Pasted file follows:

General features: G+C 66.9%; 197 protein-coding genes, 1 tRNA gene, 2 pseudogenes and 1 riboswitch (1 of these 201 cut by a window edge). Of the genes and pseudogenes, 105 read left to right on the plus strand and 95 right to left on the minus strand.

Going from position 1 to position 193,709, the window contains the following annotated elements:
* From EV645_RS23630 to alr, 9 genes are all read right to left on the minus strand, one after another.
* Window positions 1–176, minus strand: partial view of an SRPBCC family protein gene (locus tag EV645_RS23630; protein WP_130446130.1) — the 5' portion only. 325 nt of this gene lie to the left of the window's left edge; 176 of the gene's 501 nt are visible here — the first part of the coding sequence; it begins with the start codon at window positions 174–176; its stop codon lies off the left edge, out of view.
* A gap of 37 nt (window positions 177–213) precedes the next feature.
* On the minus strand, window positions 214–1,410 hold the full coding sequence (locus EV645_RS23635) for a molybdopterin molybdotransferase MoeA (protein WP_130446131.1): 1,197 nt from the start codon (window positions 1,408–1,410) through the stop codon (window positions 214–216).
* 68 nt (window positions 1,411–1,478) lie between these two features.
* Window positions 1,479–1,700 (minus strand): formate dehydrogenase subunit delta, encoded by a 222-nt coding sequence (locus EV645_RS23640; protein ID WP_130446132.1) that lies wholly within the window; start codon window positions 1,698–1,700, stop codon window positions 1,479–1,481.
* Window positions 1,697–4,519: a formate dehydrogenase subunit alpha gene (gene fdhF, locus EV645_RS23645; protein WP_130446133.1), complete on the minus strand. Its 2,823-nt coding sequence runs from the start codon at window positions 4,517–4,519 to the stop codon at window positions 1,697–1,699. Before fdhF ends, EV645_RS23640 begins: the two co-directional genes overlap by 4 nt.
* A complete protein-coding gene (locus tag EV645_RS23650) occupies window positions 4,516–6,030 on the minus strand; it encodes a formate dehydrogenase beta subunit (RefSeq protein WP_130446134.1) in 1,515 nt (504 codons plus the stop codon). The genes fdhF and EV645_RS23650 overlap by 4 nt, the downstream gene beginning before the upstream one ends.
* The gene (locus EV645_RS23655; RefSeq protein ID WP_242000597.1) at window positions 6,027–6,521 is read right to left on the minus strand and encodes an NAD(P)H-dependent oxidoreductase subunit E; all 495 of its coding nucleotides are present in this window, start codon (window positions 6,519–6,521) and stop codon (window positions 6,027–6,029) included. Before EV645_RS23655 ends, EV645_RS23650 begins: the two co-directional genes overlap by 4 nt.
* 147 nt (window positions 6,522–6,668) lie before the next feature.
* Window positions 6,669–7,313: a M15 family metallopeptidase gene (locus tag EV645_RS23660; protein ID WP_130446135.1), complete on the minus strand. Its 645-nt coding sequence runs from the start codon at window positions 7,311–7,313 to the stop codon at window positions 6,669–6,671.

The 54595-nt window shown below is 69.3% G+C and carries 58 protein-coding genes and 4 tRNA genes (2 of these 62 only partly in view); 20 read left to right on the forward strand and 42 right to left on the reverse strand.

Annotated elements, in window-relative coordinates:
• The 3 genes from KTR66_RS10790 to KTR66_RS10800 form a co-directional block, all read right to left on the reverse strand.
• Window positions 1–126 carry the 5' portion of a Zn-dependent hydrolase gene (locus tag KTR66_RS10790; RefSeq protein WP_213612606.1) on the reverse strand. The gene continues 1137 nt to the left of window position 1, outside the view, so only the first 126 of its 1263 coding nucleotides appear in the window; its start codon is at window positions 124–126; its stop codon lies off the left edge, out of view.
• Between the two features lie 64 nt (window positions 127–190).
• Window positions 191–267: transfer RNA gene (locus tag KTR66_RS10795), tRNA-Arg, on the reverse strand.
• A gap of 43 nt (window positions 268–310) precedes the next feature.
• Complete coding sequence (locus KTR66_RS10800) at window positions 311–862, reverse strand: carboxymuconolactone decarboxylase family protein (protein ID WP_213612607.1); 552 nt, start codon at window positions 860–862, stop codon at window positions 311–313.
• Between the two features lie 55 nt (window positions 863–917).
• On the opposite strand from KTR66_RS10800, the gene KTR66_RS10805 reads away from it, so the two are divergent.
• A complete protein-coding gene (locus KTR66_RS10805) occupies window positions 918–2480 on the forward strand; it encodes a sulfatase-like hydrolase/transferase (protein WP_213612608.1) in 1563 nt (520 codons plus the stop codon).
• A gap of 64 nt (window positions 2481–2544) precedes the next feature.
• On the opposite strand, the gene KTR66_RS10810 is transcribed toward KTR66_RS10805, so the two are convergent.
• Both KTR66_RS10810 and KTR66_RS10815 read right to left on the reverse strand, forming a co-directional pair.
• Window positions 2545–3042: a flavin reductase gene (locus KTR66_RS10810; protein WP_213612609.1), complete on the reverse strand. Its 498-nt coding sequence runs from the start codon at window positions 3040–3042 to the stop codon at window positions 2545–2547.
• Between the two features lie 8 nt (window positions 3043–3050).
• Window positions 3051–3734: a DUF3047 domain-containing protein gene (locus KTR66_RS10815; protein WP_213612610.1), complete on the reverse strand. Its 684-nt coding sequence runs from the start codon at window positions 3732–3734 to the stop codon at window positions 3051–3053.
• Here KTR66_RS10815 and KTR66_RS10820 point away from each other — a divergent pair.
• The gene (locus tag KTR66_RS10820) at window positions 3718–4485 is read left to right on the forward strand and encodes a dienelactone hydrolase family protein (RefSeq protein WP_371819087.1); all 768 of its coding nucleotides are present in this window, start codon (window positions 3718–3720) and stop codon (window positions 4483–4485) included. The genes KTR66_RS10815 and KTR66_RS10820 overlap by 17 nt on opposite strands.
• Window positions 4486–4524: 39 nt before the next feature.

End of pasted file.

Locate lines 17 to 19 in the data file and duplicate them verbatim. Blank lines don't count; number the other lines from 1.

• Window positions 1–126 carry the 5' portion of a Zn-dependent hydrolase gene (locus tag KTR66_RS10790; RefSeq protein WP_213612606.1) on the reverse strand. The gene continues 1137 nt to the left of window position 1, outside the view, so only the first 126 of its 1263 coding nucleotides appear in the window; its start codon is at window positions 124–126; its stop codon lies off the left edge, out of view.
• Between the two features lie 64 nt (window positions 127–190).
• Window positions 191–267: transfer RNA gene (locus tag KTR66_RS10795), tRNA-Arg, on the reverse strand.